Is Bilingualism Be The Alternate Use Of Two Or More Languages By The Same Individual?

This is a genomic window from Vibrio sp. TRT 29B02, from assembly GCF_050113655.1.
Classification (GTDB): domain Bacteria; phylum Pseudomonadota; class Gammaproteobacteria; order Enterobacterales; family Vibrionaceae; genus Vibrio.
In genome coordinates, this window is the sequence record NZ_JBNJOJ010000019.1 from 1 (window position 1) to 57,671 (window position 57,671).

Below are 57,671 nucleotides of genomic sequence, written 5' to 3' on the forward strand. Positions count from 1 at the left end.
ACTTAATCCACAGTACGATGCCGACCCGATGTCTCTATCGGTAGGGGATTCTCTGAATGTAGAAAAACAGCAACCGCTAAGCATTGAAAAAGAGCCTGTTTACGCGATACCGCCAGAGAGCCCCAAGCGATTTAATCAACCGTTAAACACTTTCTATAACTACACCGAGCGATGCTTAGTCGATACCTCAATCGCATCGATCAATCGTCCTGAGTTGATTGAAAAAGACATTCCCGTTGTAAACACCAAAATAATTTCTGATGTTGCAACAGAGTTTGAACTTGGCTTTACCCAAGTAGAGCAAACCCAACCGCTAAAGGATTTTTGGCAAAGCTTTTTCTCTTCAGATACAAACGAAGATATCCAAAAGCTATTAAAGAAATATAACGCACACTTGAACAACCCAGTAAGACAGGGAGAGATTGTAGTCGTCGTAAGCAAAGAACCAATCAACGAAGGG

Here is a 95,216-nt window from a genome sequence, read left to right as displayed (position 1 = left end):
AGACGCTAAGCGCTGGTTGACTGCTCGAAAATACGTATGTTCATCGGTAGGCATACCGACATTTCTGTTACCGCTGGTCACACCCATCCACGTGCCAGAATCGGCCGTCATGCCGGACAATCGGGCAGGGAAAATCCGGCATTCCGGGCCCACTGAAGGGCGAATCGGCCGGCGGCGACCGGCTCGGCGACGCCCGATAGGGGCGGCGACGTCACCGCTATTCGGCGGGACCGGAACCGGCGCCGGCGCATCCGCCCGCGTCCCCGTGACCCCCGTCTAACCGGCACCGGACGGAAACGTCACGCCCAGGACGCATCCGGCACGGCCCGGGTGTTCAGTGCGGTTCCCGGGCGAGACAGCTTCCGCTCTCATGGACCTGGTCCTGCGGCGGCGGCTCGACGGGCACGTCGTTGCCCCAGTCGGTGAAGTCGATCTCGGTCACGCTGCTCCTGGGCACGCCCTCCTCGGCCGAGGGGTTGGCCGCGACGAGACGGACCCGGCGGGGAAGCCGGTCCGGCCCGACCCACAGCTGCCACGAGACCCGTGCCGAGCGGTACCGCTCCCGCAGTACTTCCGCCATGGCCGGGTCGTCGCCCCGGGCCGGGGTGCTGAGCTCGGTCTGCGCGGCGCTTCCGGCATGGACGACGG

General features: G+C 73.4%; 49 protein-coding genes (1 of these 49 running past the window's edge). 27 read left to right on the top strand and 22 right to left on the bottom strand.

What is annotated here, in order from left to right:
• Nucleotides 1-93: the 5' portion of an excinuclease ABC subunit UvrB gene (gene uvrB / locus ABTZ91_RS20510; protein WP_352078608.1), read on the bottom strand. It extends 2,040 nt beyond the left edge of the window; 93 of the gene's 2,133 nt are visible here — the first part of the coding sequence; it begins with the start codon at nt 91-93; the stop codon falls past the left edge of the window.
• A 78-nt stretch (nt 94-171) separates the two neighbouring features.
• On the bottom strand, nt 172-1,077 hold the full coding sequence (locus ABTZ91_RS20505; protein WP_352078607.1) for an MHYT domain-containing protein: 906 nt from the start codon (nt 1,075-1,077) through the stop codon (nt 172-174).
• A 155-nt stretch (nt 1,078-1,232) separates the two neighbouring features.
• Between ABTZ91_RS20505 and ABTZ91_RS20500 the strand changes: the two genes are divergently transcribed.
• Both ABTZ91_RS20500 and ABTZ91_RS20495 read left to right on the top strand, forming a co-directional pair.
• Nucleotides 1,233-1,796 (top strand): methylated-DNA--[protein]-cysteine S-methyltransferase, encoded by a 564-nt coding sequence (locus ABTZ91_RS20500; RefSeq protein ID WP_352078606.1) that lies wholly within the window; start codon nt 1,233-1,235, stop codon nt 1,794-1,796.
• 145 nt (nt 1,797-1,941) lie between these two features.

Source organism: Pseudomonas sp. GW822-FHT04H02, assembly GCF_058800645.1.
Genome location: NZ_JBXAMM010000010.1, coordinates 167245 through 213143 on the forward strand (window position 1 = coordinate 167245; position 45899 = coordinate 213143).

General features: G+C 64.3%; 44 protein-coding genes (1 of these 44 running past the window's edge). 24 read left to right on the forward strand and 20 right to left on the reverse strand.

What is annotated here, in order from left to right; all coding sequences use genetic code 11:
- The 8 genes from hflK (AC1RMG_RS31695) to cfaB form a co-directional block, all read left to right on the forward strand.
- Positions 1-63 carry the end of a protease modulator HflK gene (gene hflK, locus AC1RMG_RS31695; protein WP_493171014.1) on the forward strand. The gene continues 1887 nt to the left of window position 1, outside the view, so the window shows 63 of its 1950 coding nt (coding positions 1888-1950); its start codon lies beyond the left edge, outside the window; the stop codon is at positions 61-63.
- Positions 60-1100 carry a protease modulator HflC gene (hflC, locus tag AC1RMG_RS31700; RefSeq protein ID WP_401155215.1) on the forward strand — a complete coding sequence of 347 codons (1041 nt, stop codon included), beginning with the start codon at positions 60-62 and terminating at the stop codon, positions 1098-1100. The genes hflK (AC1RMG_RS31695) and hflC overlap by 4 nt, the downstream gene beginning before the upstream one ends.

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“Bilingualism is considered to be the alternate use of two or more languages by the same individual” (Mackey, 1957: 51, cited in Beardsmore & Baetens 1987). Recently, it has been debated among scholars, as to whether there is a difference in emotionality in a bilingual’s first language (L1) or second language (L2). Currently, the consensus is that that L1 tends to be most emotive, especially when expressing issues regarding childhood memories, whereas L2 tends to be more involved in encoding unemotional topics (Dewaele, 2008). Other research (Aycicegi-Dinn, Ayse & Caldwell –Harris, 2009) tends to suggest there is no difference between emotional expression in L1 and L2. Despite researchers being unable to agree, this essay will focus primarily on critically evaluating, and discussing how negative emotion differs, in particular anger and embarrassment, in L1 and L2. It will also briefly discuss the expression of positive emotion in bilinguals and which language is favoured. Anooshian and Hertel (1994) found a better recall for emotion words in L1 than L2 in comparison to neutral words. On the contrary, Ayçiçeği & Harris (2004) found a greater emotional recall in L2 rather than L1; a stronger recall was unexpectedly established in negative and taboo words, rather than positive words in L2. This could suggest that L2 is best used by bilinguals in order to express negative emotion, acting as barrier protecting the individual from unpleasant stimuli. The findings from Ayçiçeği
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